A grace period is a short period of time a consumer may be given to pay his or her health insurance plan premium after the due date has passed. Consumers receiving advance payments of the premium tax credit (APTC) who have paid at least their first month’s premium in full are entitled to a grace period of three consecutive months that begins the month that they first miss a premium payment. CMS recently released guidance, REVISED Bulletin 10: Guidance on Grace Periods in the FFM that describes how grace periods interact with the renewal and re-enrollment process for the 2015 benefit year. Specifically, the guidance applies to consumers currently enrolled in a Marketplace plan who are in a grace period spanning two benefit years (e.g., 2014-15), and whose grace period takes place during Open Enrollment. An expired grace period that results in terminated 2014 coverage affects consumers’ 2015 enrollment differently based on whether the 2015 plan is a renewal or a re-enrollment into a different product. Note that the term “renewal” applies if a consumer’s 2015 enrollment is in a plan within the same 2014 product. Plans that are within the same product have Plan IDs beginning with the same first ten characters. The term “re-enrollment into a different product” applies when a consumer selects a plan for 2015 that starts with a different ten character sequence than his or her 2014 plan. (For more information on how consumers can find their plan IDs, please see, “How do I find my plan ID?” on HealthCare.gov.)
- If consumers actively enroll or are automatically re-enrolled into a plan within the same product as their 2014 plan during a grace period that begins in 2014 and extends through 2015, they will be enrolled for 2015 coverage. However, the issuer may attribute new payments received to the outstanding debt from the 2014 grace period.
- If consumers actively enroll or are automatically re-enrolled in a plan within a different product during a grace period that begins in 2014 and extends through 2015, the issuer must accept the enrollment, and cannot apply any enrollee payments for the new coverage to outstanding debt from any previous coverage. However, like other enrollees, these consumers will be required to pay the first month’s premium of the new plan in order to have coverage effectuated.
- If consumers actively re-enroll or are auto re-enrolled into a plan within the same product and if consumers’ grace periods end on December 31, 2014 and they have not paid their outstanding premiums, the issuer can accept or reject their auto renewal or active renewals. In these cases, the issuer must apply the same policy to all enrollees and cannot discriminate based on health status or other prohibited bases. However, if these consumers choose a different product and/or a different issuer, the issuer must accept the enrollment and cannot apply any enrollee payments for the new coverage to outstanding debt from any previous coverage.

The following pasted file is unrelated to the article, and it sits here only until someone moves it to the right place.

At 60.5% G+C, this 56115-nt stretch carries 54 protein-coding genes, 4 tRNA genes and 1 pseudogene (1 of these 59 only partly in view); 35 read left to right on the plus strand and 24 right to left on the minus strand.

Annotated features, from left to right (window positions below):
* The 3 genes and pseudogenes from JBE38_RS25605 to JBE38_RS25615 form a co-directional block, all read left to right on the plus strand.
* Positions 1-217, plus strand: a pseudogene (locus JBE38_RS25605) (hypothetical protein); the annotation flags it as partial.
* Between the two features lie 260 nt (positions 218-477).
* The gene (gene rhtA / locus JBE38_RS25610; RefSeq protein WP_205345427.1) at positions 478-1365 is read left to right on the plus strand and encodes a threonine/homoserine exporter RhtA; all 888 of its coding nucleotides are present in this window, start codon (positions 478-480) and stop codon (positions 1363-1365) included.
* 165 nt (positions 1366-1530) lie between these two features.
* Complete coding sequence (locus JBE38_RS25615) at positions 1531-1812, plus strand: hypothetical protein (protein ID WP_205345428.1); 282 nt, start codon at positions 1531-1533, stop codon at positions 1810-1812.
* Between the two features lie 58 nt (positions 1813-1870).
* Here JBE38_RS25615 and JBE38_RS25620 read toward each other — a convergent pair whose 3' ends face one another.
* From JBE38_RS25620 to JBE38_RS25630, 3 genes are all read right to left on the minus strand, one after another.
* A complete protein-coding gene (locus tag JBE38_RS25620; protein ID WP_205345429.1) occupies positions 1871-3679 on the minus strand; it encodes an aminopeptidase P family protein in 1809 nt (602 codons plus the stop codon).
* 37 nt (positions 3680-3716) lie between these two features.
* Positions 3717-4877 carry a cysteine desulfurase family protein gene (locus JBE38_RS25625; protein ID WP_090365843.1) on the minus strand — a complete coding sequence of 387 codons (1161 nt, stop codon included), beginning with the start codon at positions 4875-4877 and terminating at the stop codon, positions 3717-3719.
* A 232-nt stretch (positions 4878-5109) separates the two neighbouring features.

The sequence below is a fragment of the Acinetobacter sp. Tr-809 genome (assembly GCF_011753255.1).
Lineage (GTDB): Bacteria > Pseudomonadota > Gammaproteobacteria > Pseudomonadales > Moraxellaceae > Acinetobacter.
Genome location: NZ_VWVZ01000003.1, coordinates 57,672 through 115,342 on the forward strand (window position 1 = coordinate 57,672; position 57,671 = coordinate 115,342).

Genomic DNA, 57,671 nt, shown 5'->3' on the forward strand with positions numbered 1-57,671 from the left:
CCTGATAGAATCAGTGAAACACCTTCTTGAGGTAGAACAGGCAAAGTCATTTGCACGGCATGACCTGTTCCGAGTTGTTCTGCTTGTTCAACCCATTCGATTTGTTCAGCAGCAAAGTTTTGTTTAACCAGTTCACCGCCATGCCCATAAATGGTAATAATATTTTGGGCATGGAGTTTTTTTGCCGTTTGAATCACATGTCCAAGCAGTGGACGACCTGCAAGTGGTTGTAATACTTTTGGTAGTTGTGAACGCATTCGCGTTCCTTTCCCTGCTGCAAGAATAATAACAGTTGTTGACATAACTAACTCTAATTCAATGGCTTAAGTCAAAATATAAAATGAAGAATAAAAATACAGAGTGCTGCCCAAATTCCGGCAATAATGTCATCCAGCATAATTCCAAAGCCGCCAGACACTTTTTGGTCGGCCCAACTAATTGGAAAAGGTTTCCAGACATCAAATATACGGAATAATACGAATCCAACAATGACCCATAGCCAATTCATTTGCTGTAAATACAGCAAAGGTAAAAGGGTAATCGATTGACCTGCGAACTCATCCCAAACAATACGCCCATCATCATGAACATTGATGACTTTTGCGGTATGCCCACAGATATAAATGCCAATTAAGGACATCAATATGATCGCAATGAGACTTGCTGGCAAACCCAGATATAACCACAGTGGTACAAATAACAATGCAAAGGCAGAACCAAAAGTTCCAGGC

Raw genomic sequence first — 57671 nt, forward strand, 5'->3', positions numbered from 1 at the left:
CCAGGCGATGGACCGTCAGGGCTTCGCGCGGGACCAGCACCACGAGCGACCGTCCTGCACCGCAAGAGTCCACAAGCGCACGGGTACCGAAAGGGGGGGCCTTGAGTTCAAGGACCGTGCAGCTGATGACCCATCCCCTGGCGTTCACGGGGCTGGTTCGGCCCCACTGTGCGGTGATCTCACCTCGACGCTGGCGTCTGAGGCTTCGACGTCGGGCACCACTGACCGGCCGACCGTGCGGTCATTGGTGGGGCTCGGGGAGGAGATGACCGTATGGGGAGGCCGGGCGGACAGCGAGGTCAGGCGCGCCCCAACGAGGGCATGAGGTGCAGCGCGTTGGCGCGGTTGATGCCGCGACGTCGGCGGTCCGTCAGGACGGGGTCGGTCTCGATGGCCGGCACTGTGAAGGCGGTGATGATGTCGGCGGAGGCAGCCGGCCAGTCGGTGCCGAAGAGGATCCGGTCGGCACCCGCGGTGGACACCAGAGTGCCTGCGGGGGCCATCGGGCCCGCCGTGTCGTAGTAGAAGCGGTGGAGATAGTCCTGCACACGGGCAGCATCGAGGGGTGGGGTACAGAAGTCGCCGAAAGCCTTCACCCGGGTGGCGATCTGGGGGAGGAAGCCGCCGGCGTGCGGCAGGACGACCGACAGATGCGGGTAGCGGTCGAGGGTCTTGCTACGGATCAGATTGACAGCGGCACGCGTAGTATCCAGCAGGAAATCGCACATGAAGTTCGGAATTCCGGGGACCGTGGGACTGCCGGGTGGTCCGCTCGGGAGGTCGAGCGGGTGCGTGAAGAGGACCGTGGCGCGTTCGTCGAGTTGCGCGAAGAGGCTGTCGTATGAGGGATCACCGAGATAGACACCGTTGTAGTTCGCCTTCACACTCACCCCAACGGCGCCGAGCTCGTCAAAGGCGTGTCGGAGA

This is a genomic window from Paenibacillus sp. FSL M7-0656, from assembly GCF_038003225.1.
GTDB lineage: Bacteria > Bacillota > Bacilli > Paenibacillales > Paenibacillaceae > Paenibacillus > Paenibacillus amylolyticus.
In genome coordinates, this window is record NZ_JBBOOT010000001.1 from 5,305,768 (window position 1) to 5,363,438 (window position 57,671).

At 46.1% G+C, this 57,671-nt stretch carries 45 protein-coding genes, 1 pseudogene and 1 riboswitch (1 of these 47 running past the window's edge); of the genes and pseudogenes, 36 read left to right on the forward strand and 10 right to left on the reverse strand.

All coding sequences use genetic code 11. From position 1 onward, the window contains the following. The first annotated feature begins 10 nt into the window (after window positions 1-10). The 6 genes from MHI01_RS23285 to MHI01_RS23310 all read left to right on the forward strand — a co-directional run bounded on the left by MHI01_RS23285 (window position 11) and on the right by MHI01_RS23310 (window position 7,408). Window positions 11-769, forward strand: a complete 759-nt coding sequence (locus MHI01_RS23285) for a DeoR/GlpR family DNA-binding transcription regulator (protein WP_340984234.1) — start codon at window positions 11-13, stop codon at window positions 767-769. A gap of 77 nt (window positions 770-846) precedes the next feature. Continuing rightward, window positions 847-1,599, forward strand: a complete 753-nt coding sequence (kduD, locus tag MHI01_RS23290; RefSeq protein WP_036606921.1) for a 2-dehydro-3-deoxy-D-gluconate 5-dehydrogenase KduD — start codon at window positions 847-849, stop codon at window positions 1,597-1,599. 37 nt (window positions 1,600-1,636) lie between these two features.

- Active renewals or auto renewals (into the same product) do not necessarily require that the consumer pay a full month’s premium to maintain coverage since renewed coverage is considered previously effectuated. Rather, any nonpayment for a renewal is subject to the applicable grace period and triggers termination for nonpayment only if the grace period has expired. For example, if a consumer’s grace period began on December 1, 2014 and he or she actively renews coverage or is auto re-enrolled into a plan of the same product, coverage will continue even without a premium payment for January until the grace period ends at the end of February 2015, when coverage would end retroactive to the last day of December 2014 if the consumer has not paid his or her premiums for December, January, and February.
Termination for Non-Payment of Premiums If consumers’ grace periods span the 2014 and 2015 coverage years, and they are auto re-enrolled or actively renew their coverage but do not pay their premiums, the original coverage and the renewed coverage will end retroactive to the last day of the first month of the grace period. If the Open Enrollment Period is still ongoing, consumers may come back and actively enroll in a plan offered by the same issuer (even of the same product) under guaranteed availability rules, paying the first month’s premium to effectuate coverage without the issuer applying the payment to previous debt. If coverage is terminated after the end of Open Enrollment, however, consumers will not be able to enroll in a new Marketplace plan unless they qualify for a special enrollment period. Please remind consumers who re-enroll in coverage during a grace period that they must pay their premiums for their coverage to continue. As a reminder, consumers whose 2014 coverage ended because they did not pay their premiums can select 2015 Marketplace coverage. Additionally, consumers in this situation can select plans from the same health insurance company that terminated their 2014 coverage if they choose, and the health insurance company cannot use their premium payments to cover outstanding debt.
Summary of Auto Re-Enrollment, Active Re-Enrollment, and Choosing a Different Marketplace Product for Consumers Whose Grace Periods Span Coverage Years (2014-2015)
To view the assister tip sheet that includes information about grace period eligibility, click here: http://marketplace.cms.gov/technical-assistance-resources/helping-consumers-grace-period.pdf.